Related support groups: Bacterial Infection, Cephalexin, Azithromycin, Bactrim, Cipro, Ciprofloxacin, Levaquin, Keflex, Zithromax, Sulfamethoxazole, Erythromycin, Clarithromycin, Methicillin-Resistant Staphylococcus Aureus Infection, Levofloxacin, Bactrim DS, Cefdinir, Vancomycin, Avelox, Biaxin, Sulfamethoxazole/Trimethoprim

Vibativ Approved for Certain Bacterial Pneumonia

Posted 24 Jun 2013 by Drugs.com

MONDAY, June 24 – The antibiotic Vibativ (telavancin) has been approved by the U.S. Food and Drug Administration to treat pneumonia caused by Staphylococcus aureus bacteria when other treatments aren't suitable. Pneumonia, a lung infection, can be caused by different bacteria and viruses. S. aureus infection often affects people in hospitals, notably those on ventilators. Such infections can be serious, since people on a ventilator often have a weakened immune system and are unable to fight an infection, the FDA said in a news release. Vibativ's safety and effectiveness were evaluated clinically among 1,532 people. The studies found the drug was about as effective in treating S. aureus pneumonia as another approved antibiotic, vancomycin. However, the studies found that more people treated with Vibativ died if they also had kidney problems, compared to kidney patients who took ... Read more

Related support groups: Pneumonia, Vibativ, Telavancin

FDA Approves Vibativ for Hospitalized Patients with Bacterial Pneumonia

Posted 23 Jun 2013 by Drugs.com

June 21, 2013 – The U.S. Food and Drug Administration today expanded the approved use of the antibiotic Vibativ (telavancin) to treat patients with hospital-acquired and ventilator-associated bacterial pneumonia (HABP/VABP) caused by Staphylococcus aureus. Vibativ should be used for the treatment of HABP/VABP only when alternative treatments are not suitable. Bacterial pneumonia is a lung infection that can be caused by many different types of bacteria. Vibativ is approved only to treat S. aureus, not other bacteria that cause pneumonia. HABP/VABP, also known as nosocomial pneumonia, is a particularly serious lung infection because patients in the hospital and especially those on ventilators are often already very sick and usually cannot fight the infection. “Today’s approval demonstrates the FDA’s commitment to making available new therapeutic options to treat serious diseases like ... Read more

Related support groups: Pneumonia, Vibativ, Telavancin

Smarten Up About Antibiotics, CDC Urges

Posted 18 Nov 2010 by Drugs.com

THURSDAY, Nov. 18 – Knowing when to take antibiotics – and when not to – can help fight the rise of deadly "superbugs," say experts at the U.S. Centers for Disease Control and Prevention. About half of antibiotics prescribed are unnecessary or inappropriate, the agency says, and overuse has helped create bacteria that don't respond, or respond less effectively, to the drugs used to fight them. "Antibiotics are a shared resource that has become a scarce resource," said Dr. Lauri Hicks, a medical epidemiologist at the CDC. She's also medical director a of new program, Get Smart: Know When Antibiotics Work, that had its launch this week. "Everyone has a role to play in preventing the spread of antibiotic resistance," Hicks said. The stakes are high, said Dr. Arjun Srinivasan, CDC's associate director for health care-associated infection prevention programs. Almost every type of bacteria ... Read more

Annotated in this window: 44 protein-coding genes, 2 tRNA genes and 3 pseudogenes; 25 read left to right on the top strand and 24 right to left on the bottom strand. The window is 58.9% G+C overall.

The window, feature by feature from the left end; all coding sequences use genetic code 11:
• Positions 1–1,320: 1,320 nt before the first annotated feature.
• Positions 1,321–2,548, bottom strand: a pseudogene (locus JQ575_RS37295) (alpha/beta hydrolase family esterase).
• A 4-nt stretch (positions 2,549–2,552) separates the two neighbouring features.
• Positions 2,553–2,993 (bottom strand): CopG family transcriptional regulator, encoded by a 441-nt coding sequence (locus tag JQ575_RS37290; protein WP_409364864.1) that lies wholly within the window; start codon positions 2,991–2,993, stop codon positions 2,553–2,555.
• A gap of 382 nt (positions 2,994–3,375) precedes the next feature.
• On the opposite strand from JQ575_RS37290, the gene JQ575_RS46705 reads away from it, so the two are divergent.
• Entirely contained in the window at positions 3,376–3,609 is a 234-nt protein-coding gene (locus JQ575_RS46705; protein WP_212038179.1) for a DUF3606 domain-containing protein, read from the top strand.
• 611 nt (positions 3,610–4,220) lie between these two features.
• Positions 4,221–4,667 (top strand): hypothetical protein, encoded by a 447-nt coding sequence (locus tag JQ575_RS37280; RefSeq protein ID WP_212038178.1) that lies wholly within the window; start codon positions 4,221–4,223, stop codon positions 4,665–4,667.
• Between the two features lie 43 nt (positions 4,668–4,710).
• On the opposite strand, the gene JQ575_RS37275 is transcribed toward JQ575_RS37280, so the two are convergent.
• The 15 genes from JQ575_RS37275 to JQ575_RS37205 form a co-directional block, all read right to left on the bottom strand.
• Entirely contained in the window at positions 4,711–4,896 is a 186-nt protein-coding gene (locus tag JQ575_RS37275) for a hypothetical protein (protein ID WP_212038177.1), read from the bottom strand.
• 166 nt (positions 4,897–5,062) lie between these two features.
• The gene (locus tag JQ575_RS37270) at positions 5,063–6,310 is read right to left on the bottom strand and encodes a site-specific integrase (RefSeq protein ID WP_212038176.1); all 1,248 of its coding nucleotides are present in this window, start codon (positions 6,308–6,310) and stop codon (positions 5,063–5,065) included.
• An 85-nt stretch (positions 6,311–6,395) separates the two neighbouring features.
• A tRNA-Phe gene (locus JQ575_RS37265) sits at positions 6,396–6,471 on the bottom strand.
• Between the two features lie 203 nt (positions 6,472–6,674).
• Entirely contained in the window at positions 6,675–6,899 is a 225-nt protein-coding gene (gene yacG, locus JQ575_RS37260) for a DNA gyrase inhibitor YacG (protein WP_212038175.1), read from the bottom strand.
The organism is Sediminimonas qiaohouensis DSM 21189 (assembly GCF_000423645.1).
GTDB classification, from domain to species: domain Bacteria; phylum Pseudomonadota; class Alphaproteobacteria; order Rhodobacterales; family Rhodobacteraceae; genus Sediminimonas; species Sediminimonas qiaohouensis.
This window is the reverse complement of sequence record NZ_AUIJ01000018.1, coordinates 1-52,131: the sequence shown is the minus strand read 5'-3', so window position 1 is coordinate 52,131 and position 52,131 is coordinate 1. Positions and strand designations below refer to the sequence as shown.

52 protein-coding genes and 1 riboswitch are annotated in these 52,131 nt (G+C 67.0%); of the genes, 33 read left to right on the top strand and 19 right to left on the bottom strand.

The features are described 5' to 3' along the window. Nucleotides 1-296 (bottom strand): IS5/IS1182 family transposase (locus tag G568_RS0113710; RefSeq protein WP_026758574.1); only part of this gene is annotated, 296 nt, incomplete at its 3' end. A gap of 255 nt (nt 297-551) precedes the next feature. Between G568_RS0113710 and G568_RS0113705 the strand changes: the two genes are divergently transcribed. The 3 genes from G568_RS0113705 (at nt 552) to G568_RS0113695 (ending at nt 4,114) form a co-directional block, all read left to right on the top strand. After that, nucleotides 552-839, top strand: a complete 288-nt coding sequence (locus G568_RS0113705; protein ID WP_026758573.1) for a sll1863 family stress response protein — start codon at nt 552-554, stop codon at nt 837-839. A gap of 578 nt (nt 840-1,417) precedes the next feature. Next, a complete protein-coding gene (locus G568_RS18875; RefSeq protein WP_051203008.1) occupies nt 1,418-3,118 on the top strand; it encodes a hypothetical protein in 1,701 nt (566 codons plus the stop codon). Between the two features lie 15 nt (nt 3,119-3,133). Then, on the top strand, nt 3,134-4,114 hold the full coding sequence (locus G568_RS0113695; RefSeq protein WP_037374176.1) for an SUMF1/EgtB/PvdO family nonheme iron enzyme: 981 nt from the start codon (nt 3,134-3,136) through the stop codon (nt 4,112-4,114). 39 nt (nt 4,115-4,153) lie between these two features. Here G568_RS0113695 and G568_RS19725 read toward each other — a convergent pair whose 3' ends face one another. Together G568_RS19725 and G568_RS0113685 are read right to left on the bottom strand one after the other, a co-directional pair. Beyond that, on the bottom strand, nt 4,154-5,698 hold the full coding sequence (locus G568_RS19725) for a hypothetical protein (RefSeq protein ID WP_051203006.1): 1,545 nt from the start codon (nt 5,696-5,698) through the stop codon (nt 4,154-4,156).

Related support groups: Infections, Amoxicillin, Metronidazole, Doxycycline, Cephalexin, Clindamycin, Penicillin, Azithromycin, Bactrim, Cipro, Ciprofloxacin, Fluconazole, Augmentin, Levaquin, Flagyl, Keflex, Zithromax, Sulfamethoxazole, Trimethoprim, Diflucan

A Radical Plan To Save Antibiotics

Posted 7 Sep 2010 by Drugs.com

From Guardian Web (September 7, 2010) What are we to do about the diminishing power of antibiotics - once the miracle drugs that looked set to end infectious diseases? We know the problem is becoming very serious - here is a piece I wrote about the alarming prospects for a future without antibiotics. But we don’t hear much in the way of imaginative answers. So it’s refreshing to read a paper out this morning from Aaron Kesselheim, from Brigham and Women’s Hospital and Harvard Medical School in Boston, and Kevin Outterson, a professor at Boston University Law School. Their analysis, published in the journal Health Affairs, says the usual idea, to give pharmaceutical companies financial incentives to invent and manufacture more antibiotics, won’t work. One of the reasons we are in this parlous state of affairs, they say, is that drug companies in the past have tried too hard to sell more ... Read more

Related support groups: Infections, Amoxicillin, Metronidazole, Doxycycline, Cephalexin, Penicillin, Azithromycin, Bactrim, Cipro, Ciprofloxacin, Augmentin, Levaquin, Flagyl, Keflex, Zithromax, Sulfamethoxazole, Trimethoprim, Nitrofurantoin, Erythromycin, Minocycline

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Skin and Structure Infection, Pneumonia, Nosocomial Pneumonia

Vibativ Patient Information at Drugs.com